“I have offered to voluntarily return to my country, but they wouldn’t let me. I am losing my mind. I have thought of suicide multiple times, but the others stopped me.”
“I want them to take me back to my parents, this is torture. My mental health is suffering. I don’t want anything here, I just want to go back to my country, and I want my parents.”
An Egyptian man, who travelled to Libya to find work and got caught in a human trafficking ring when coronavirus restrictions prevented him from leaving, said being caught in Libya was a do-or-die situation.
“We came from Egypt to find work but when the coronavirus came down we couldn’t go anywhere. In Libya they force you to work, or you end up on the streets and get killed,” he said.
“We stayed with a Libyan man for four months, working without any pay, at the end of the day he would just give us some food.
“Then they put us in a boat and told us to head to Italy or they would shoot and kill us. We had no money and no solutions, there was nothing for us to do.
“When the Maltese authorities found us, they said we would be held for a 14-day quarantine and then we would be able to apply for asylum and go to Italy or France. They’ve brought us to Safi and we have no idea what’s going on.
“We are dying here. There is no food. I have young children and an old mother and father and I don’t know what I can do for them. I cannot speak to them, I have no phone. You can see here all the windows are locked. You yell for someone, a doctor or guard, and no one answers.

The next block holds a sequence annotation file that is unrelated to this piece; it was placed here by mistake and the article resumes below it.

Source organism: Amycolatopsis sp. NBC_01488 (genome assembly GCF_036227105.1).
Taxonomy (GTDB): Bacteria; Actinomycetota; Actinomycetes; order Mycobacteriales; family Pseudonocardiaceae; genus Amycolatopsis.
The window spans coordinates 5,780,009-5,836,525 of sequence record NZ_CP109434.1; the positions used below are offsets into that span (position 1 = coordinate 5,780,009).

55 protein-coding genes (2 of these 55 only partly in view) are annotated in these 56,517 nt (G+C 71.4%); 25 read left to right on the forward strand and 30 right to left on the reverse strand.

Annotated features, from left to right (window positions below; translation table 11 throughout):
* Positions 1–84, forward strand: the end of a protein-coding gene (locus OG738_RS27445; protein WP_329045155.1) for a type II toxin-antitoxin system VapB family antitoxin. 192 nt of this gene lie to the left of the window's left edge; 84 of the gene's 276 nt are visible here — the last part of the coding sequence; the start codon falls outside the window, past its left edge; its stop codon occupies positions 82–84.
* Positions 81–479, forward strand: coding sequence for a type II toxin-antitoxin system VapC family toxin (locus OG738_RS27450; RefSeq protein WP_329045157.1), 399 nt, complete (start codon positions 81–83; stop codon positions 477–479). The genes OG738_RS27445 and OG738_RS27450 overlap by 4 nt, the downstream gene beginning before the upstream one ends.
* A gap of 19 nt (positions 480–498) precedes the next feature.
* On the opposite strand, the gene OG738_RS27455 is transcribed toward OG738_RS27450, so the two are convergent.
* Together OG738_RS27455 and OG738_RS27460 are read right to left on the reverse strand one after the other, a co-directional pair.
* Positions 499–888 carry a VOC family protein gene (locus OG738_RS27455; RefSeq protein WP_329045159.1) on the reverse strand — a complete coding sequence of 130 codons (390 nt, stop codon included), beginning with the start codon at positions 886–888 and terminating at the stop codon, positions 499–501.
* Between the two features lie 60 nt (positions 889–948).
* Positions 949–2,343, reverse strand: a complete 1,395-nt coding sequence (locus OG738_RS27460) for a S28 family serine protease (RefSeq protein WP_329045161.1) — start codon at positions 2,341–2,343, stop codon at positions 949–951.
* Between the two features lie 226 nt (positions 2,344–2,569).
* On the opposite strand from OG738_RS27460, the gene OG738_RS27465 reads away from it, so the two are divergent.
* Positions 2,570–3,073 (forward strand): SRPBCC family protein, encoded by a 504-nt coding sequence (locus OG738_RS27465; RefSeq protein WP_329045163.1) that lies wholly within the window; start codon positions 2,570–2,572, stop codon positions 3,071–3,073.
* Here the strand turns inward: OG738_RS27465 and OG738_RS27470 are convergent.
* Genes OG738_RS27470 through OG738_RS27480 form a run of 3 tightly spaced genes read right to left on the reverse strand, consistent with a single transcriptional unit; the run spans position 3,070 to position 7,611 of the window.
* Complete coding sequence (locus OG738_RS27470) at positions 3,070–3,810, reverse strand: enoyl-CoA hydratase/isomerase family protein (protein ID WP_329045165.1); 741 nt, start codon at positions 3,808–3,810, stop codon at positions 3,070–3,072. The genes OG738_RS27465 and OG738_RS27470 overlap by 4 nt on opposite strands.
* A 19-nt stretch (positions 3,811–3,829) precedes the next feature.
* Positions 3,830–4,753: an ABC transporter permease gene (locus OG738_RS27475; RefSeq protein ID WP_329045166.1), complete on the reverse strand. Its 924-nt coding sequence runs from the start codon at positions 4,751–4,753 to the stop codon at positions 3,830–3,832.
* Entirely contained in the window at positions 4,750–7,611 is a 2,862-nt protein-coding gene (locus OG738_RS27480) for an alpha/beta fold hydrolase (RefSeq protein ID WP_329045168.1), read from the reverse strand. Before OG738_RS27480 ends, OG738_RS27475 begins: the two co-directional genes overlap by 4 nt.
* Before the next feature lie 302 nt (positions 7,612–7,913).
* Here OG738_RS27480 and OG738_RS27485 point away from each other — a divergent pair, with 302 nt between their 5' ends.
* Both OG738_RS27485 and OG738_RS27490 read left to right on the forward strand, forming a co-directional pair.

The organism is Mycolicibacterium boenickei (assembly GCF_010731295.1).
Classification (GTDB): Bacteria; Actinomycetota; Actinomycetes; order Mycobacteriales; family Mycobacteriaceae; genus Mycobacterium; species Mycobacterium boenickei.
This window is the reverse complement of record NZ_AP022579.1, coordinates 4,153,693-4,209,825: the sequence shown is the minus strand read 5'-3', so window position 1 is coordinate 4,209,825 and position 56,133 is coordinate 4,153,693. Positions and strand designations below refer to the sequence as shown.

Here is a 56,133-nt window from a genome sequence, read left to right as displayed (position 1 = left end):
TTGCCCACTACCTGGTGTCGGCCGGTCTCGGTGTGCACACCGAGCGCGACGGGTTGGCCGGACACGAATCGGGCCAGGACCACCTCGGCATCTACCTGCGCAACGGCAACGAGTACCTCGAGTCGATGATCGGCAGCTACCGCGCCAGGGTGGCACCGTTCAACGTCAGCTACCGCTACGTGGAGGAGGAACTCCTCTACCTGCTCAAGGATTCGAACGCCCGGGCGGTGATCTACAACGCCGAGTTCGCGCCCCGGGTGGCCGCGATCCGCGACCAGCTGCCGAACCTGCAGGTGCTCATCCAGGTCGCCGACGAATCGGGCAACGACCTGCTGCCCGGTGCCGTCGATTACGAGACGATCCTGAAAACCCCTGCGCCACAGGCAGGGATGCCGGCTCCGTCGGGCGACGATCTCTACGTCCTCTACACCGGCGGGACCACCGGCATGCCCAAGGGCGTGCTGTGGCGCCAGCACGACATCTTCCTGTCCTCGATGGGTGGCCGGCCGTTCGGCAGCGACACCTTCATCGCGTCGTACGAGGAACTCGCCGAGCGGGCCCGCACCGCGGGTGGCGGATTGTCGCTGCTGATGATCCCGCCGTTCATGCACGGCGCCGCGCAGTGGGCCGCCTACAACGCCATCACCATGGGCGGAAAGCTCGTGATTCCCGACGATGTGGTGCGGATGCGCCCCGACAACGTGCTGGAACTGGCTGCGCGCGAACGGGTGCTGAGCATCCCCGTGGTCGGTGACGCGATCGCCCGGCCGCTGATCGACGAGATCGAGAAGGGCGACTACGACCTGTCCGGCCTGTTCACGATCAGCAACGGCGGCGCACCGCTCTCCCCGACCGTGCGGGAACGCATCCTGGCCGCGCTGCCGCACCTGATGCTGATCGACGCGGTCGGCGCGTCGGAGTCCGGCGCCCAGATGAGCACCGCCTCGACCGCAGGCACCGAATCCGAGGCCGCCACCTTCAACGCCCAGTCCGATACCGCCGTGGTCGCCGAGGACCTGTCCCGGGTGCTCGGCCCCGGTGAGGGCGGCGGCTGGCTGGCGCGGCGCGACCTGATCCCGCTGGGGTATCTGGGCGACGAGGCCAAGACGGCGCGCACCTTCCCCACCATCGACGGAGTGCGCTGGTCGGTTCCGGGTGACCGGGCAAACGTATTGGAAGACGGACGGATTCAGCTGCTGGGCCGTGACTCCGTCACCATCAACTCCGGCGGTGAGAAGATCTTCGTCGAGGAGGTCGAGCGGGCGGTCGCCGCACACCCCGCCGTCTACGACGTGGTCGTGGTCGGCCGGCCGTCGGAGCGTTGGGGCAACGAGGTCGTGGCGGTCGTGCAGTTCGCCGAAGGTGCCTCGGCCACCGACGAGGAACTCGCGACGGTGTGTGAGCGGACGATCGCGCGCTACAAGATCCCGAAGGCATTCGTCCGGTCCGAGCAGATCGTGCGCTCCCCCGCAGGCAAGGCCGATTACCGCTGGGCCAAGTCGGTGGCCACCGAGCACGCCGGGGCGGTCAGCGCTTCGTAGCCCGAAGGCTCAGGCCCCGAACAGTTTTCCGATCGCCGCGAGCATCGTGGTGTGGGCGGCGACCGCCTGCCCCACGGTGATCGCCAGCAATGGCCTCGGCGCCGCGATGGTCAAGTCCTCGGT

“So what do we do now?” he pleads.
Concerns of subnormal living conditions and human rights abuses are not a first for the Safi detention centre.
Last December, the “prison-like” living conditions sparked a protest that turned into a violent riot, with detainees screaming for freedom and demanding to be informed on the status of their release.
A group of 22 migrants, including two aged just 15 and 17, were jailed for nine months and fined €800 for inciting the riot.
People living in Safi at the time who spoke to Times of Malta described the situation as a “nightmare”.
‘Work going on to relocate migrants’
In answer to questions, the home affairs ministry said Malta has been facing disproportionate pressure from irregular migration for a number of years.
“The increase in the number of persons arriving irregularly in Malta has resulted in greater pressure on the country’s migrant reception facilities, the services available and the employees working inside these centres. Such difficulties are the main reason why the government’s top priority is the prevention of migrant arrivals,” the ministry said.
Meanwhile, it said, work was going on in order to relocate and return as many irregular migrants as possible. The result of this strategy would reduce the pressure on the country’s reception facilities.
Migrants are provided shelter in closed centres for a temporary period, before they are given accommodation in open facilities. Rejected asylum seekers are held in a closed centre before they are returned to their country of origin, the ministry explained.
“Besides the provision of basic necessities, migrants are monitored by a group of nurses and doctors, a psycho-social team and social workers employed by the Agency for the Welfare of Asylum Seekers.
“Medical attention starts to be given immediately following the disembarkation in Malta, whereby the health authorities carry out the necessary screening and provide the necessary vaccinations.
“Following the outbreak of COVID-19 in Malta, the government has set up an additional medical centre in Ħal Far to deal specifically with migrants infected by the virus.”
The ministry said the residents of the closed centres have a number of telephone sets available inside the centres which give them the opportunity to make local and international calls.